IMHO nothing beats 243 for cost and gain. I still love 7wsm but brass and bullets cost as much as 30 cal high bc


Again I love the 243 bullet as much as anyone but the 100-108 grain bullet runs 0.540 BC and 3450 fps tops.
The 115 has a bit more BC but less velocity.
For 1000 and beyond with beyond being important high BC bullets pushed hard will make the original posters hit count go up over the same shooter with a 308 or 6mm.
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Old 09-14-2013, 8:24 PM
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The original poster was looking at 1000 yards and beyond.Nothing wrong with a 308 but its not a 1000 yard and beyond cartridge.


For 1000 and beyond with beyond being important high BC bullets pushed hard will make the original posters hit count go up over the same shooter with a 308 or 6mm.
7mm with 180gr VLDS (wsm, rem mag)
30 with 200-230gr (win mag, ultra mag)
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Old 09-14-2013, 8:40 PM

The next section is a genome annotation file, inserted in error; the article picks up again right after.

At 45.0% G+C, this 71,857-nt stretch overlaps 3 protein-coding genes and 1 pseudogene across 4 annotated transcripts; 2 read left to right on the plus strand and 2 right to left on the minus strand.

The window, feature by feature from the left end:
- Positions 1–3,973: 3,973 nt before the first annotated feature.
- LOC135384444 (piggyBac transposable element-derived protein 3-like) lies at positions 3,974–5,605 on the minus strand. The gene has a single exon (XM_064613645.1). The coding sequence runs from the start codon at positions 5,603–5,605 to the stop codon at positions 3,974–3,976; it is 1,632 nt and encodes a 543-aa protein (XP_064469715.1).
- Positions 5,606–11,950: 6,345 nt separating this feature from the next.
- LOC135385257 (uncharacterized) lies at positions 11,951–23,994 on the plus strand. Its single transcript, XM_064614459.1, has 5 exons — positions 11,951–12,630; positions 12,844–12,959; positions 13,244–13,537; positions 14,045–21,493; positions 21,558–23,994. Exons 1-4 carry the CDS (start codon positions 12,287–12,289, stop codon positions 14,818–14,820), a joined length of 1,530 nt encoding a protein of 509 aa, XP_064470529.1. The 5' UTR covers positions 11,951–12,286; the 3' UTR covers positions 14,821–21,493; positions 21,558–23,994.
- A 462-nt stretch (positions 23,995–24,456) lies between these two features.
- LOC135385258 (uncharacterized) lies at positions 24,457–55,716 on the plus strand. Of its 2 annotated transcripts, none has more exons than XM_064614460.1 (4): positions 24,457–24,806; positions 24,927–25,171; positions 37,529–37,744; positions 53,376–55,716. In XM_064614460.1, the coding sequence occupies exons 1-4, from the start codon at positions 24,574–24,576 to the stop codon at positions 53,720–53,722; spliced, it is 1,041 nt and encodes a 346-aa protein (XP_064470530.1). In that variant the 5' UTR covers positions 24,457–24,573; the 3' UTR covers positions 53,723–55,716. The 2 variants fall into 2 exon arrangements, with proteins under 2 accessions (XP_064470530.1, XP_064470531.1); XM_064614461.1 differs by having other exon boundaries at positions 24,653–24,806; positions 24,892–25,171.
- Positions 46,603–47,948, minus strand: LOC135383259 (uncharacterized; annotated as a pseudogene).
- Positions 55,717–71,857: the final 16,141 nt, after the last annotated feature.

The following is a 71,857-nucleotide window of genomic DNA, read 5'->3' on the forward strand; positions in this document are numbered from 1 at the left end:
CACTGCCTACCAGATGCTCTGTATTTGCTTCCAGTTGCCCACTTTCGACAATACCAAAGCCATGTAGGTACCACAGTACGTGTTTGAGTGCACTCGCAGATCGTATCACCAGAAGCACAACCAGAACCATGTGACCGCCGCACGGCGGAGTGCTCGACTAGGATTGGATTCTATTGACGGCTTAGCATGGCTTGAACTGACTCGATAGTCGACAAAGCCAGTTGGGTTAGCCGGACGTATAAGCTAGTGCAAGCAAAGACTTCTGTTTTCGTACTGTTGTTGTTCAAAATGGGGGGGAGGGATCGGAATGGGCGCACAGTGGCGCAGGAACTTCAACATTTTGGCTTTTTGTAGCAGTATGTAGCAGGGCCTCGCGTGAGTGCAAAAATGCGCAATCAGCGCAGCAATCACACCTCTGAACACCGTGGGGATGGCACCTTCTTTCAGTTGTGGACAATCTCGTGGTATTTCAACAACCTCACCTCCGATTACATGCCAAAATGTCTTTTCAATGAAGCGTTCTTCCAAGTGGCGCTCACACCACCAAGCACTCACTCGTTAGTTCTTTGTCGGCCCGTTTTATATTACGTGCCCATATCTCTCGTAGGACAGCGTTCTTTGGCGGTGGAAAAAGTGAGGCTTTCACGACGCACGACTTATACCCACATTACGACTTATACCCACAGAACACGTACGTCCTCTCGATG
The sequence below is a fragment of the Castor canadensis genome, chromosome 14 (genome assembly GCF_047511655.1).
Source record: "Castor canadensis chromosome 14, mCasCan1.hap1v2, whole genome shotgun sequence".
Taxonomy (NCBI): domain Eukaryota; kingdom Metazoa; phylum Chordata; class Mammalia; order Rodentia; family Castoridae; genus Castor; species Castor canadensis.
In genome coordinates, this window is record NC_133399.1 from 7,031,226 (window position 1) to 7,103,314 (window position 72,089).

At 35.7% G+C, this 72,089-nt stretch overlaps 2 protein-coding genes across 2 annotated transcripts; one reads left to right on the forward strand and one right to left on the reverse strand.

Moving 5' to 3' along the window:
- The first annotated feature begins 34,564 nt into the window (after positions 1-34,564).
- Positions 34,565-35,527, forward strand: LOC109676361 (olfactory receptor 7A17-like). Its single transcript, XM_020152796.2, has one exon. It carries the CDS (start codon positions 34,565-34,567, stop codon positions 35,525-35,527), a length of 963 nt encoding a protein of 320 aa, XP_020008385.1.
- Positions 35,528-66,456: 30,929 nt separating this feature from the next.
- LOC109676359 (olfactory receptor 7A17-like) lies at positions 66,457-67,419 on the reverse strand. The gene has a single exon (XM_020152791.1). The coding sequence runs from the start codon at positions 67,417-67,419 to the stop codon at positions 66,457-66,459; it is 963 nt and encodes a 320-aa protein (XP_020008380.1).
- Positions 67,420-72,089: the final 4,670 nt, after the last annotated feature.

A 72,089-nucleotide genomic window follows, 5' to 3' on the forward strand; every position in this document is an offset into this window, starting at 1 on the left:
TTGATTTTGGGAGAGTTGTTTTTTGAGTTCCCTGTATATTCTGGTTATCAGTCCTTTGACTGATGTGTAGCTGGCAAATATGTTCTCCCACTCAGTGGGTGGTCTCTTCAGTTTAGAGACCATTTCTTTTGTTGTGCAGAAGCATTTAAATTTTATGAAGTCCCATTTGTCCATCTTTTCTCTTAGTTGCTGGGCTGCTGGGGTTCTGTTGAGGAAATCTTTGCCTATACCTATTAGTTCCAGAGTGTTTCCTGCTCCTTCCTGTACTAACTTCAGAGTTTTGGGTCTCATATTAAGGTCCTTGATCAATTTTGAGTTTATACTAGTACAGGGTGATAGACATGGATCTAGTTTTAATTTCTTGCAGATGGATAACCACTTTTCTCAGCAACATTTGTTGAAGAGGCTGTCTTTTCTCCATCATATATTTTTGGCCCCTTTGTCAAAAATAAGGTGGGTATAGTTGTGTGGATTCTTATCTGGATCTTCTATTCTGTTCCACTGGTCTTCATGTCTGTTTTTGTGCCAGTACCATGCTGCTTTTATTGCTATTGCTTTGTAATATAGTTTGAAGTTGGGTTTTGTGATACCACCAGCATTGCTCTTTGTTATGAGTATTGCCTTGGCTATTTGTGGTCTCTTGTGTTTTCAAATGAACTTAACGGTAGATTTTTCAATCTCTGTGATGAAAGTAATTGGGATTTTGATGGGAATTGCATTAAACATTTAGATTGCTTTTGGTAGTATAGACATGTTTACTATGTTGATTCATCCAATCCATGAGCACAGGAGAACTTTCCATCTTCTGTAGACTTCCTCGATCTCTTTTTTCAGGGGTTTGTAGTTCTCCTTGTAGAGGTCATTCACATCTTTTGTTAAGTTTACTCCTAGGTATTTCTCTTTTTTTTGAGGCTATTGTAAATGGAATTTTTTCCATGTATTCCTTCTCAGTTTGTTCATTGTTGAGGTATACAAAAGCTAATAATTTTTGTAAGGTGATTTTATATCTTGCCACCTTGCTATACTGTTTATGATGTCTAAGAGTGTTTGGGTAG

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I'm just getting into the same type of setup, and first off, its SENDERO not Sendaro. Grammar nazi here. Anyway, I just got into a 5R which in a lot of ways is the same type of setup the sendero rifles are minus the barrel fluting. I got a .308 because I wanted to start learning 600-800 yard shooting. I have loved getting into it and have a lot more fun with this rifle off a bipod and bags than I EVER did with a high end AR-15 plinker that I was getting 1/2moa with. Everything you're saying about the rifle seems to be off. Wanting to start off with a magnum, wanting to shoot a MILE! You realize how far a mile is to most shooters right. Even shooting at 1k, you're going to be getting into WAY more than the cost of the rifle with good glass, good bag setup, bipod/monopod, base, rings, skim bed the action, true bolt face, bolt knob, brake, and solid rings. I'd get a good 6mm rifle setup and call it a day, or start with a .308 like randall at AR15barrels.com is saying. I love my .308 by the way, and it was shooting .43" groups out of the box on the first 30 rounds all day with FGMM ammo.